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Marin IJ Articles

Need to conserve despite all the rain

  • Diane Lynch
  • As Coleridge said “water, water everywhere, nor any drop to drink.” This, of course, refers to salt water. But California has certainly had more than its share of fresh water falling from the skies this winter and we do have plenty to drink, fortunately. But does this drought-busting rainfall allow us to freely turn on the taps? Not really.

    First a little about water itself. Water has the amazing and unique property of existing as a solid, liquid or gas in nature. And there’s a lot of it all around us. Amazingly, we know there are 326 million trillion gallons of water on earth and that only 2.5 percent of all of this water is fresh, with two-thirds of it currently locked up in ice caps and glaciers. Another 21 percent is found in lakes. Rivers, which feed the lakes, account for a tiny fraction, 0.49 percent of fresh water, but humans get a large portion of their water from rivers.

    Our bodies are 60 percent water and we can only survive 3 to 10 days without this life-giving substance. Plants are 90 percent water and water enables photosynthesis to happen, without which all life would cease. Water has existed on Earth since before the sun formed and as it moves through the water cycle from evaporation off the ocean, to rain and snow, runoff back into the ocean, we drink that water over and over again, the same water that has existed since the beginning of Mother Earth. Awesome, isn’t it?

    Marin isn’t in a drought, but some parts of the state still are. This doesn’t mean that we don’t need to conserve any more because we need to treat water like the precious resource it is. Annoying as it is, I’m still saving the 2 gallons of water it takes to get hot water to my shower, which I pour into the washing machine or use to water houseplants.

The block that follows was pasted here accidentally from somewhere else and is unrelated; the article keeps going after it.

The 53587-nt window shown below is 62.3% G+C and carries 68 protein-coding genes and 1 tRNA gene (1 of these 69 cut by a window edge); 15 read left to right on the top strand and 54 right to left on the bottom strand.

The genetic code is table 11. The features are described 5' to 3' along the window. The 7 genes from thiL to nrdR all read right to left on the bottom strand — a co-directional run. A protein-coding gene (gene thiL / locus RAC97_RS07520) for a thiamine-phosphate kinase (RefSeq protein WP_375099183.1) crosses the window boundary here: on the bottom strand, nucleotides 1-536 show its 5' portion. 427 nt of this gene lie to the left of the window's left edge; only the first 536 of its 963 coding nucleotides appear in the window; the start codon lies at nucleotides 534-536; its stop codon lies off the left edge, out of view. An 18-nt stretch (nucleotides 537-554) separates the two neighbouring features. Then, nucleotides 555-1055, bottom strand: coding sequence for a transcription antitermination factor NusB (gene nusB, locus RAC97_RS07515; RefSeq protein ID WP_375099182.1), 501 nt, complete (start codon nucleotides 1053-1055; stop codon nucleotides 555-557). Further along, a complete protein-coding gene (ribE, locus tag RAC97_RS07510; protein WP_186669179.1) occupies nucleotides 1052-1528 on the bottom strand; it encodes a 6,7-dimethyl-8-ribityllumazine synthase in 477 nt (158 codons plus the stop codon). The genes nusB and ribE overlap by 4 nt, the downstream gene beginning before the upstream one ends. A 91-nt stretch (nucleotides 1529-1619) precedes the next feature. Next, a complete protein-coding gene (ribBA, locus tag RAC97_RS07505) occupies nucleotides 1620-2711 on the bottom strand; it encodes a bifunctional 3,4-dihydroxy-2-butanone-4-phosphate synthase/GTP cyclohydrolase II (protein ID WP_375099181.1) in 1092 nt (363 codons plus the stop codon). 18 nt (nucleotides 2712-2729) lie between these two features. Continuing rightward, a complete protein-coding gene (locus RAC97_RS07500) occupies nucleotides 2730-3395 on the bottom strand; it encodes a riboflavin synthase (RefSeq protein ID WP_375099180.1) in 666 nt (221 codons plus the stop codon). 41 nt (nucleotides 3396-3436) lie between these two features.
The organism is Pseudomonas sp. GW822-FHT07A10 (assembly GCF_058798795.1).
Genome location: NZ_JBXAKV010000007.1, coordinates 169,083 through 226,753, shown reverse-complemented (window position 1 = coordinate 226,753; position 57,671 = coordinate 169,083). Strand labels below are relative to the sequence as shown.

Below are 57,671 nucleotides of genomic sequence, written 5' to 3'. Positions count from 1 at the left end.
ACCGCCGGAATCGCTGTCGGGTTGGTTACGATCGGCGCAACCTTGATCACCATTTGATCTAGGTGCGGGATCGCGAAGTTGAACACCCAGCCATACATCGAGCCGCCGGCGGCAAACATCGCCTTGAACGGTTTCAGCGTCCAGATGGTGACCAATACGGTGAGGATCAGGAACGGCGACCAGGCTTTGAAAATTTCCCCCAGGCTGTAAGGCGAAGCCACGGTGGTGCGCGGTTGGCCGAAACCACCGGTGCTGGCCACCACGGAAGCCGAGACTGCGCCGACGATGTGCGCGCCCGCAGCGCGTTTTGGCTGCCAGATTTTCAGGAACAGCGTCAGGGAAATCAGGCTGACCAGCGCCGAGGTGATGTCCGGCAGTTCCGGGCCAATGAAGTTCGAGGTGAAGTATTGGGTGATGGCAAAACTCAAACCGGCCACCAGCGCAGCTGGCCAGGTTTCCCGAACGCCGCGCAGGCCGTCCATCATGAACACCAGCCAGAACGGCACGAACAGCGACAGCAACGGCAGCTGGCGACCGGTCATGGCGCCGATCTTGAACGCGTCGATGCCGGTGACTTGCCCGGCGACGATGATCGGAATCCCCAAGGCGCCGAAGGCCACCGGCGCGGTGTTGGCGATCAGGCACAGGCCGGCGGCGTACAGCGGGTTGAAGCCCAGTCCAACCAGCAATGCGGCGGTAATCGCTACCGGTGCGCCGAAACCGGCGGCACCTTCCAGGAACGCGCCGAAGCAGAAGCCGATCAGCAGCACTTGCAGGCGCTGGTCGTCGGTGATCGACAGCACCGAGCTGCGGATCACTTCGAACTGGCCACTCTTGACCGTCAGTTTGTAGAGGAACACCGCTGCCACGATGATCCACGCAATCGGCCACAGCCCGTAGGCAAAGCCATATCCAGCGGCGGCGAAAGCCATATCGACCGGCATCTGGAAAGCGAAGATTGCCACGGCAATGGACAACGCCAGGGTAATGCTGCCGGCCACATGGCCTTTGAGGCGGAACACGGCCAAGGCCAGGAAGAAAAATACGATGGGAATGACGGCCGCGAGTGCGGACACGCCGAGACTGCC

What’s the likely fallout of all this rain? Recently I heard Steven Swain, the UC Cooperative Extension environmental horticulture advisor, talk about erosion. He pointed out that when our hillsides were covered with perennial native grasses they had the ability to hold more water than they do now, covered with annual grasses. This change over many years has resulted in more erosion and slides, termed mass erosion.

    For parts of the county that are flat where houses are built on what was once agricultural land, it’s possible we’ll see some trees dying in the coming months. Since much of our land has clay soil, when it was tilled in times past the tractors moving over it compacted the clay. This creates what’s called a hardpan underneath. When topsoil is put on top of hardpan a bowl is created, which holds water. Most tree roots are in the top 12 inches of soil. Trees need air in the soil and can’t last long in a bowl of water, so the longer fields and yards stay wet the more likely some trees will drown and even topple. If you observe a tree that’s declining consider getting a certified arborist out to figure out what’s happening.

    Master Gardeners, in partnership with Marin Municipal Water District and other water districts in Marin, come to your garden and make recommendations on how to improve your water efficiency, as well as your soil and plant health. These water walks will resume after the ground has a little time to dry out. You can request a walk by calling 415-473-4204.

    Interested in learning more? Peggy Mathers, master gardener and garden walk coordinator, will explain how our assumptions about water have changed and will continue to evolve at a free talk, “Water: Yesterday, Today and Tomorrow,” from noon to 1 p.m. March 23 at the Civic Center Library in San Rafael.